His suppositions were interrupted as, with abject horror, Ikor watched something slither inside her suit. It was thin, long, but powerful, and his stomach turned as he could see the body-tight under layer of her combat suit bulge and ripple as it worked its way up her leg, across her abdomen, and around to her back. “ . . . Vers what the fuck was that?”
His tone was a half whisper, and his hands were shaking slightly as he trained his sights on her forehead, priming a flechette round in the under barrel smooth-bore.
“I get it, no like . . . really I get it. But we’re wrong. Every . . . everything we’ve been taught, everything we’ve fought for is a lie.” Her head dropped, and she shivered as something flashed across the side of her neck. “I don’t even know where to start, actually.”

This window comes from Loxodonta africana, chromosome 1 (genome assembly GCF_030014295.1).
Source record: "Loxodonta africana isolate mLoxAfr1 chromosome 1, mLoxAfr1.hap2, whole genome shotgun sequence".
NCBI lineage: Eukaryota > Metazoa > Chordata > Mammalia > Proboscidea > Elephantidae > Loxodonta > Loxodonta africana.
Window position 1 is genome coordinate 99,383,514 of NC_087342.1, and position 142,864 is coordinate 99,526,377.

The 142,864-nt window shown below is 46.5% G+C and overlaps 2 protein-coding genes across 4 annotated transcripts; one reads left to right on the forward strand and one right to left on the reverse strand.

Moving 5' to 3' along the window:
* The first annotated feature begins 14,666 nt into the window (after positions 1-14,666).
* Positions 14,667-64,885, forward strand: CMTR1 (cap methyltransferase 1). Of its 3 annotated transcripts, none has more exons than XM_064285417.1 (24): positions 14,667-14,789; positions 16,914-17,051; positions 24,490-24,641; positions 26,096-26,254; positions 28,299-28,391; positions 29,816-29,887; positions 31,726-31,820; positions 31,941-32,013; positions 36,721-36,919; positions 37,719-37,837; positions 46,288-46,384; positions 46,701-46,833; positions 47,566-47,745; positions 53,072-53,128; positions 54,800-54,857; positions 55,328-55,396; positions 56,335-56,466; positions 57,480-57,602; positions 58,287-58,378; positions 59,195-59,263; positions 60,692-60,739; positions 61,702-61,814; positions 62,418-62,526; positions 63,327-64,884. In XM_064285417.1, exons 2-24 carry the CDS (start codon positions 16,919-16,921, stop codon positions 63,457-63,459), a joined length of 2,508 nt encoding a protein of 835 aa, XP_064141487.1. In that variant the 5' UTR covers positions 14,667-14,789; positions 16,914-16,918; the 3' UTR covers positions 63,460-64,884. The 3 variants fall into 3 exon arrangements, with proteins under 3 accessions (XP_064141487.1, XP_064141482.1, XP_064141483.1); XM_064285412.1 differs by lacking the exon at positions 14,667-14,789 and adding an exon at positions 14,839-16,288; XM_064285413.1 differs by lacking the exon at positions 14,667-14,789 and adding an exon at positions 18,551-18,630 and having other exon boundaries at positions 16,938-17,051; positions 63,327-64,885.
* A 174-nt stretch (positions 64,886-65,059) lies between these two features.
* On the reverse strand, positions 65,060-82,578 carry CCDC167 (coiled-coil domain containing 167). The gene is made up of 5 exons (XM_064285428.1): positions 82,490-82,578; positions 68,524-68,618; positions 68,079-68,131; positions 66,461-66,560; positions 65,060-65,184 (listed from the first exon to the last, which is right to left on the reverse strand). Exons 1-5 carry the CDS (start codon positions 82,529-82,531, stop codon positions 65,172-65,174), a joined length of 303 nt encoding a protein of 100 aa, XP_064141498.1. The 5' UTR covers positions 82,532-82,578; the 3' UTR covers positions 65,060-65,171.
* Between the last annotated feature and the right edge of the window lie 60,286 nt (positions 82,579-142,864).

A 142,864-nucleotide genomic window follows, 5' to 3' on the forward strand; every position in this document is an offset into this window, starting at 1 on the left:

She stood again, an expression of mixed consternation and frustration on her face. “No matter what I tell you . . . you’re probably just going to blow my head off. Because that’s exactly what makes sense to do. That’s exactly what I would do. I guess . . . I’m not even gonna say don’t fight it. Because . . . well, that’s what you’d expect me to say right now.”
Every fiber of his being was screaming at Ikor that this wasn’t Vers, this was something . . . something different. But the mannerisms were the same, the body language, the posture . . . some part of whatever was in front of him still was. “I guess I’d say it doesn’t . . . it doesn’t hurt? I mean you feel kinda dumb afterward, but it doesn’t hurt.”